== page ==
The last few years have seen a veritable explosion of retro-soul artists storm their way across the pop charts. From Amy Winehouse to Duffy and Adele, AOR stations have been positively brimming with the sultry sounds of British chanteuses. At first glance, it might seem fit to lump the 26-year-old Diane Birch into that same classification of singers, despite the fact that she's an American. However, in addition to her nationality, Birch breaks rank with the aforementioned blue-eyed soul artists by the fact that she's got more than just a big voice at her disposal: She specializes in composing piano and Fender-Rhodes-driven torch songs whose melodies alternate between genuine jauntiness and a more delicate sensibility. Ever since a widely praised appearance on the Late Show With David Letterman a few weeks ago, Birch has seen her profile expand considerably. To wit, she dazzled a standing-room-only crowd at Le Poisson Rouge in Greenwich Village last night with a set consisting mainly of songs from her debut album, Bible Belt.
Birch started off her set with a rousing version of "Ariel," a tale of long-distance love in the age of Facebook ("I got news today that you're going to see the Great Wall of China / Guess I'll see all the pictures on your page [...] Oh, does it hurt more to lose you or hurt more to love you, baby? / Or does it hurt more to look at you on my screen?") that could quite possibly be the greatest Elton John song that Elton John himself had nothing to do with. From the moment she took the stage, she quickly transfixed the rapturous audience, members of which ranged from blue-haired grandmothers (really!) to downtown hipsters. Her voice and songwriting style is clearly influenced by the likes of Carole King and Laura Nyro, but in a live setting Birch's voice sounds almost eerily similar to the former (and in a good way!). While she doesn't quite attack the keys in a way that, say, Tori Amos does in concert, Birch was as physically active while alternating between her piano and her Fender-Rhodes organ as anyone we've seen in some time; her long, spindly, black-legging-clad stems were constantly bouncing along to the rollicking rhythms of her backing band (which included drums, guitar, bass, and some truly exquisite horn flourishes).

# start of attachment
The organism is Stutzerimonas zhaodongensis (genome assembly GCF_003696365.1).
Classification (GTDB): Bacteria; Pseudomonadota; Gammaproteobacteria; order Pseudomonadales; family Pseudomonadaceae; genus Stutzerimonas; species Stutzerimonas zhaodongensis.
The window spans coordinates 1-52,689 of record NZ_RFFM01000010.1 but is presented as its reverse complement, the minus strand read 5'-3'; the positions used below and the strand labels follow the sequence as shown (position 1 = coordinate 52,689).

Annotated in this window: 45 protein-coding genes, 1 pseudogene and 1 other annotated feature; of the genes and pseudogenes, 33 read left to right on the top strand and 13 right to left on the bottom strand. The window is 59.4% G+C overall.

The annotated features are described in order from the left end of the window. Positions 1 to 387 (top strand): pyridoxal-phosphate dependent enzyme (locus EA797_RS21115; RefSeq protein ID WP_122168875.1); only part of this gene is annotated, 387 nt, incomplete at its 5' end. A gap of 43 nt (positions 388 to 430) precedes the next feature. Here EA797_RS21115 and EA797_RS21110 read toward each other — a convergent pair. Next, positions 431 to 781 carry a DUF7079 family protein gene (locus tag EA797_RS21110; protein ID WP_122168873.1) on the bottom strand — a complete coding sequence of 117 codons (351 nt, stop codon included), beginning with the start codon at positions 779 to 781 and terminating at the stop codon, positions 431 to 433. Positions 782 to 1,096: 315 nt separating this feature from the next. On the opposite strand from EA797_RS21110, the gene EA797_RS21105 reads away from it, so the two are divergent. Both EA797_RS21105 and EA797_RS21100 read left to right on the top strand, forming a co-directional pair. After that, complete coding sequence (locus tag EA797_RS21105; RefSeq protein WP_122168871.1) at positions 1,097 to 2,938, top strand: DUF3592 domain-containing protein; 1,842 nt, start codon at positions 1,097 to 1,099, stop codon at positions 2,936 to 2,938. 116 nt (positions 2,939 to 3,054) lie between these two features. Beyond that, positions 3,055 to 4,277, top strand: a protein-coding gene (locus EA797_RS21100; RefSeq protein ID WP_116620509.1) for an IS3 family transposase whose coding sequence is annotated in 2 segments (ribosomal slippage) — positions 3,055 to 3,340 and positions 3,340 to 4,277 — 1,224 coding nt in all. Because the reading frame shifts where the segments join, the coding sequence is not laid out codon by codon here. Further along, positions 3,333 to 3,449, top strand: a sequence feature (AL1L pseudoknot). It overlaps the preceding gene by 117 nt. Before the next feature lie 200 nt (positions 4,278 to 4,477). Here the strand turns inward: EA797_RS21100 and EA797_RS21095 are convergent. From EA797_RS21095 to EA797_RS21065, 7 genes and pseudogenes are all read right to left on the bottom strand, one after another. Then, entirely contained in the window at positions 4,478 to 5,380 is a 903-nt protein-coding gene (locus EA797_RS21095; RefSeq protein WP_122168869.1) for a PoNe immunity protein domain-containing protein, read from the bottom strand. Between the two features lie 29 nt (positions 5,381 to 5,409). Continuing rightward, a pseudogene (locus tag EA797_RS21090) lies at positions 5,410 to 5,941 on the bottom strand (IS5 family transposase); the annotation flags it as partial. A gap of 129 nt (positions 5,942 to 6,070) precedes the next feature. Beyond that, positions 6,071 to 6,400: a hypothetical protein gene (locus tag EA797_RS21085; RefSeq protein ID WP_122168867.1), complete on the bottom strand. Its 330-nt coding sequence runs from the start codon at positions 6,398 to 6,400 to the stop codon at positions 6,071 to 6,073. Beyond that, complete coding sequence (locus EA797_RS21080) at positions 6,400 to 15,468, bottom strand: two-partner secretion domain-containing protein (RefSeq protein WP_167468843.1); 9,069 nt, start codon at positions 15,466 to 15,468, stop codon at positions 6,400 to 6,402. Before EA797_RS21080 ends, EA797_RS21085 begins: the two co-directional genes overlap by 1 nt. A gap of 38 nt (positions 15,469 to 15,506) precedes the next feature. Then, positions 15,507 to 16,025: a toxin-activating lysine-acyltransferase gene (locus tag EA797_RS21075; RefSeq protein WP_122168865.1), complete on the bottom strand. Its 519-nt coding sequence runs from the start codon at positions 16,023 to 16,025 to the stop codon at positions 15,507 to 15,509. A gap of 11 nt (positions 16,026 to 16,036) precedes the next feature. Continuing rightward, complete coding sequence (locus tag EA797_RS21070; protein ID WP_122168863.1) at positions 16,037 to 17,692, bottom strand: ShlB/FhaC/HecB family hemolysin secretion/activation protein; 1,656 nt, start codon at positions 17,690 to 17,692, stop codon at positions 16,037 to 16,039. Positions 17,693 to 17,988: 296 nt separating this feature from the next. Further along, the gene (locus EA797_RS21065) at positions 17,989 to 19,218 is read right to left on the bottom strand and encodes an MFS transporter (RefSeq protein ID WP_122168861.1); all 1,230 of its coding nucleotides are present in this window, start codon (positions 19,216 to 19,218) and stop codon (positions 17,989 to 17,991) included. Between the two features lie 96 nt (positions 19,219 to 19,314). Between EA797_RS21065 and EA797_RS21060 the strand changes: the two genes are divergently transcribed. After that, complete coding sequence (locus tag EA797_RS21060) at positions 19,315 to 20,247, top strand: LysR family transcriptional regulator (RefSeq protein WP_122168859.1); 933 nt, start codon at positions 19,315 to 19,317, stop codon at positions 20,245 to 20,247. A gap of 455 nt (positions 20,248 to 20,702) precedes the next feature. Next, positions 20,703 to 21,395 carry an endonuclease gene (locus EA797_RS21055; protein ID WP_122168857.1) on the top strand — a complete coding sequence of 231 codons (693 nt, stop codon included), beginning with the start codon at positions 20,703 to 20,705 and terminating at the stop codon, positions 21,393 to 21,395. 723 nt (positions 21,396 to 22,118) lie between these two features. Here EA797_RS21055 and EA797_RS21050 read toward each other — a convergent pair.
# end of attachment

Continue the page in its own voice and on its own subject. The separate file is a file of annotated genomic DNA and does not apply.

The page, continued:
Highlights of her roughly hour-long set included her hit single, "Nothing But a Miracle," the song "Don't Wait Up for Me" (which she introduced to the crowd with an amusing anecdote about her days as a teenage goth girl), and the set's closing number, a cover of Tom Petty's "You Don't Know How It Feels." Regarding the latter, she and her talented band managed to transform the song about the simple pleasures of rolling joints from a bar-rock stomper into something more closely resembling a blues-tinged gospel song. She was effusive as she walked off the stage for the night, knowing full well that she had just converted close to 500 new fans and that the next time she swings through town, she'll be playing to a significantly larger audience.